The song’s lyrics do give a voice to the hopelessness many of us feel, like with Childish Gambino’s ‘Feels like Summer’ with ‘I’m hopin’ that this world will change / But it just seems the same’. It’s a valid musical expression, but without directing the listener elsewhere, although perhaps cathartic, it functions to reinforce the feeling of helplessness – that even celebrities with their massive wealth have no answer.  The Courts manage to voice the same feelings – ‘I can’t count how many times I’ve been outdone by nihilism’ from Tenderness – but as established, they use that moment of mutual understanding, of empathy, to redirect the listener and embolden them to believe in change. It is not obligatory, but in the discussion of music as activism, it certainly inspires a little more optimism.  

Surrounding ‘all good girls go to hell’ , Eilish commented ‘We could stop it, but we’re not going to because everybody’s too lazy’. Once again, the blame lies on the individual and their inaction. This is symptomatic of people feeling jaded and alienated as a consequence of there being no binding movement. Rather than using this as an opportunity to bring people together, initially, she seeks to move blame. The very crux of the issue Davis reflected on in her interview. Eilish isn’t a villain here, and was young when she made these comments, but rather a victim of the very same attitudes she fails to diagnose in those she wished to criticise – of a generation raised into rugged individualism and crushing uncertainty for the future. She simply has not seen another way.  

As a result, the launch of Music Declares, although potentially positive, could be poorly motivated. Their messaging does stress the need for government action – that much has been learned – but what kind of action they want is vague, more just that it is ‘needed’. It feels vague, and still misses desperately needed direction, with their most prominent campaign ‘No music on a dead planet’ focusing on images of extinction and despair, while still weirdly centering the artists as those set to lose out – their livelihood and ability to tour at risk more so than the listener.  

Massive Attack, pioneers of the 90’s trip hop scene, approach the issue somewhat similarly, pledging ‘super low carbon practices’ with suggestions of how artists should move and tour sustainably. Though an admirable practice, it feels lacking in its call for genuine action, and it hands responsibility to the artists themselves rather than questioning how much power the artists themselves genuinely have. Massive Attack’s endeavours are largely, once again, based on the actions of the band alone, which in turn implores listeners to make change solely focused in their own little corner of the world. There’s no push to make broader, structural change when you as a listener just see them, the artist, making just enough personal change such that the show can go on just a little longer. It’s individual action. Again. It feels better, it does, but at its root it clings onto the wrong attitudes, as with Eilish (although it should be noted the merch from Music Declares has the most impressively sustainable-looking supply chain we (the authors) have ever seen). 

This isn’t new, however. Even as far back 1970, Joni Mitchell’s Big Yellow Taxi, a song definitely ahead of its time in consciousness on these issues, says ‘Hey farmer, farmer, put away that DDT now’. The line criticises the workers in the agricultural industry for their use of pesticides at a local level, rather than what drove them to using them in the first place – competition over food production to drive profit: attacking individuals, rather than questioning structure, again.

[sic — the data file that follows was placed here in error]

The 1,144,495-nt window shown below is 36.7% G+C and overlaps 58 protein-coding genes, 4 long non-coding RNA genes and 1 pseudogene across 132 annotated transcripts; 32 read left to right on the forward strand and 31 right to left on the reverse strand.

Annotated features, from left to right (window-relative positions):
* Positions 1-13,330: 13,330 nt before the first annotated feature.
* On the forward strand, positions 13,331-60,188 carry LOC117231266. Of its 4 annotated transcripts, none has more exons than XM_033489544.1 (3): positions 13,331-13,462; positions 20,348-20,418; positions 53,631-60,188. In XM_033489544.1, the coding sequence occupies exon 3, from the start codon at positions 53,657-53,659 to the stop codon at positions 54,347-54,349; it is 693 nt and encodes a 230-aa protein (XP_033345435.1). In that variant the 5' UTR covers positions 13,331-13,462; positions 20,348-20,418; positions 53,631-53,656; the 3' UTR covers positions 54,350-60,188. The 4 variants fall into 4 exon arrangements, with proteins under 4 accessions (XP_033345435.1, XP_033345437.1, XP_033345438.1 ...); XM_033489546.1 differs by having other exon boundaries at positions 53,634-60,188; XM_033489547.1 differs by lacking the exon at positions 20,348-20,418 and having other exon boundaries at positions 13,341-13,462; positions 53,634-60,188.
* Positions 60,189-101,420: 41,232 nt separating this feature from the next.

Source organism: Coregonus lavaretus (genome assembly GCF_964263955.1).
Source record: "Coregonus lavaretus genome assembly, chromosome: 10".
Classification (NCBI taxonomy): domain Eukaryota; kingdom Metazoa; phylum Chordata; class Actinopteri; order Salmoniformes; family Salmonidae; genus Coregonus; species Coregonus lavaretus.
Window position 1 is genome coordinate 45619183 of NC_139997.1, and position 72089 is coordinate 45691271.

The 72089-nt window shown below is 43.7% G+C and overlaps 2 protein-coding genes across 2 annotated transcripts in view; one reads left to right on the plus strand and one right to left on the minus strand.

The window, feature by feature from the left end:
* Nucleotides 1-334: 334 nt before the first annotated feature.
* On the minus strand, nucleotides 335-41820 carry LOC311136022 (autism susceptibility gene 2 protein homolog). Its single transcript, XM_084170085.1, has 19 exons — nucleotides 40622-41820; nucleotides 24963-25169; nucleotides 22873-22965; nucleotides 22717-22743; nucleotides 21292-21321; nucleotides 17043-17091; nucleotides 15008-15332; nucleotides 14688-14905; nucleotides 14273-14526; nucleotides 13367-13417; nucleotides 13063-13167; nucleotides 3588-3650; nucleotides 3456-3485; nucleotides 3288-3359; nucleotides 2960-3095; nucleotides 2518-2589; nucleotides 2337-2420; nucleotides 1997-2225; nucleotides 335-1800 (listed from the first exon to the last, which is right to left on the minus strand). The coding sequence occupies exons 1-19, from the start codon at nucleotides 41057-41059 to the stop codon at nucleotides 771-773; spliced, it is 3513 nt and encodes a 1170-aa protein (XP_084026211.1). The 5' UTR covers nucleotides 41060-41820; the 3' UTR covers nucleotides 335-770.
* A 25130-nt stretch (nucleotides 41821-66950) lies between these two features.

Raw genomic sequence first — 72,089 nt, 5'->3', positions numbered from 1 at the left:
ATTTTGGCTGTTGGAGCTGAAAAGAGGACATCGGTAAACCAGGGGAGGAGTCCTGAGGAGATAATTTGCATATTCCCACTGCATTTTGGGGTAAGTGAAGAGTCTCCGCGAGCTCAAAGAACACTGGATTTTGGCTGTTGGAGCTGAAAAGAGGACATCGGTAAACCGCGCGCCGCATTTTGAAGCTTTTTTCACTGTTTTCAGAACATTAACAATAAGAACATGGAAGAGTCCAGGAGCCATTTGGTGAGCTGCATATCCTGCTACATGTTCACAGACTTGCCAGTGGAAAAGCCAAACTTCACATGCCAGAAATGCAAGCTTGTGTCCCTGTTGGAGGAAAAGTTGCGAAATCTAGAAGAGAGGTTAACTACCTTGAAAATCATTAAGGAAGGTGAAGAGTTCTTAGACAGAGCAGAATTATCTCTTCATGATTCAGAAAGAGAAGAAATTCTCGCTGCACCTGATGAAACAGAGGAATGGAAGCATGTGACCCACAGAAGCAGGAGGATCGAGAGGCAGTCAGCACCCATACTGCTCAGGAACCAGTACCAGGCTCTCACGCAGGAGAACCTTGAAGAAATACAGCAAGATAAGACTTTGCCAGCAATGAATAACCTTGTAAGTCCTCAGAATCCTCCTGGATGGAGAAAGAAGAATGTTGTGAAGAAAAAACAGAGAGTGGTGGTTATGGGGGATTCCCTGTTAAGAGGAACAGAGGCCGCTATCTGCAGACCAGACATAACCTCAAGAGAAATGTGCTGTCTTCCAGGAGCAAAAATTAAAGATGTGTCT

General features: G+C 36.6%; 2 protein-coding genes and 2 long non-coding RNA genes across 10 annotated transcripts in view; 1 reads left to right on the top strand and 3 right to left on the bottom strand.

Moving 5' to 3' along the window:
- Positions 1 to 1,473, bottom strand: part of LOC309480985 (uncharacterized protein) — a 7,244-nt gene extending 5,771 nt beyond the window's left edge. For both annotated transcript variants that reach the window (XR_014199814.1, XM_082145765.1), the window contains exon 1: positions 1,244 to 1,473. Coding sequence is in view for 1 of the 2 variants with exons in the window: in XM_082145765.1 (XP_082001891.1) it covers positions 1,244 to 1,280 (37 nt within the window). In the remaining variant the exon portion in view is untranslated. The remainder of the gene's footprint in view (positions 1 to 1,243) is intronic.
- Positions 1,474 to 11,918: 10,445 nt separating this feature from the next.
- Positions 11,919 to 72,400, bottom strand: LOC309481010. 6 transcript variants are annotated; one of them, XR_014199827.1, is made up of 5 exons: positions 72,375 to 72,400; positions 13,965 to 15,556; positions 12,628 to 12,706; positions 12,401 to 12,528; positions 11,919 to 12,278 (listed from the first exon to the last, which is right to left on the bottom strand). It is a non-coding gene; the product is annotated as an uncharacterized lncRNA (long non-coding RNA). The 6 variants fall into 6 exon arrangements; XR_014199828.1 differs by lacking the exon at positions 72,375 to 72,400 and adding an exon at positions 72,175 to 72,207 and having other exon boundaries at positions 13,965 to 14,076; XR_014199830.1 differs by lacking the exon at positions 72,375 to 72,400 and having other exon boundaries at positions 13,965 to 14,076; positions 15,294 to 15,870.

Looking for a New England?  

In Mitchell’s era, at the rise of Thatcher, Billy Bragg shows a striking example of protest as music, encouraging throughout his catalogue the importance of community in action. Most explicitly in his 1986 track, ‘There Is Power In A Union’, Bragg emphasises the merits of unionising and working together, echoing Parquet Courts’ call for the assembly of rebels, teachers, strikers and sweepers. Although not explicitly climate related, it’s Bragg’s approach which is instructive. He stresses collectivism against the rapid atomisation pushed by Thatcher’s reign, a leadership which crushed unions and any collective powers, incentivising individual class mobility, and which caused both worsening climate conditions and the personal accountability approach so often criticised in this article. Bragg’s direct approach, heading straight for the root of the issues that were afflicted by Thatcher, is a spirit that ought to be regained in the coming age of climate music. He wishes to burn away these ideals to their spore, rather than clinging on – to shift the paradigm of thought as to how change is made.  

As climate focussed music continues its drift to the forefront of popular culture, artists with large platforms ought to be careful to convey the right type of message, built upon the right attitudes to encourage the most direct and democratic route out of crisis – led by the people and in their interests. Their spirit should echo Davis’ sentiments of movements gone by, and make their demands clear to people in power, encouraging people to attempt optimism as resistance to the easily alienating surroundings. But this optimism is not unfounded. Even this year, the Kill the Bill protests across the UK demonstrate the value of direct and clear messaging within a movement, and the solidarity quickly built the instant injustice arises – the banning of protest itself may well have revived protest culture. The mask is off. All that is needed now is a way to extend this growing solidarity to an issue more international – to demonstrate through education the similar structural injustices at play, producing these issues. It is needed now: before the water gets too high.